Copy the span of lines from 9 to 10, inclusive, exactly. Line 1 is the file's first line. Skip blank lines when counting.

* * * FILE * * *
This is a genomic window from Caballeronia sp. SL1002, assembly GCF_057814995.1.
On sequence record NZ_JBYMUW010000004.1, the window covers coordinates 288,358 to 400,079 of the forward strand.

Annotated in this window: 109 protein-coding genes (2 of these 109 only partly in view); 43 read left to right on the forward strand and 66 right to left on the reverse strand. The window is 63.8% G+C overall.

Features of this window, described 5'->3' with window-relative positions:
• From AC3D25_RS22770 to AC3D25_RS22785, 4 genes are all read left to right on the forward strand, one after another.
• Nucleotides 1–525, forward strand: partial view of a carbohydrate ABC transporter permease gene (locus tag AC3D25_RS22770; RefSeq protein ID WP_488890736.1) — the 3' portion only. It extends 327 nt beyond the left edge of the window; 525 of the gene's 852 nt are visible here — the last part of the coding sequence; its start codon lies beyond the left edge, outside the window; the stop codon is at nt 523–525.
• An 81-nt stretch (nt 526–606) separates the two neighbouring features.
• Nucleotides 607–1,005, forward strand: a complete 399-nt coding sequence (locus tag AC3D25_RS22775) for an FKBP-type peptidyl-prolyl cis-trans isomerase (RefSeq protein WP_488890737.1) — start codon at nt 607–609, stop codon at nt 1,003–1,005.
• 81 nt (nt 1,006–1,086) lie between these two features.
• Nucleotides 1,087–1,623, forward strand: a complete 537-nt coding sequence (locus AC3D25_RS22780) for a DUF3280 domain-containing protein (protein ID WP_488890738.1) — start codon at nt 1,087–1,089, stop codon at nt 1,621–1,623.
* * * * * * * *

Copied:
• 81 nt (nt 1,006–1,086) lie between these two features.
• Nucleotides 1,087–1,623, forward strand: a complete 537-nt coding sequence (locus AC3D25_RS22780) for a DUF3280 domain-containing protein (protein ID WP_488890738.1) — start codon at nt 1,087–1,089, stop codon at nt 1,621–1,623.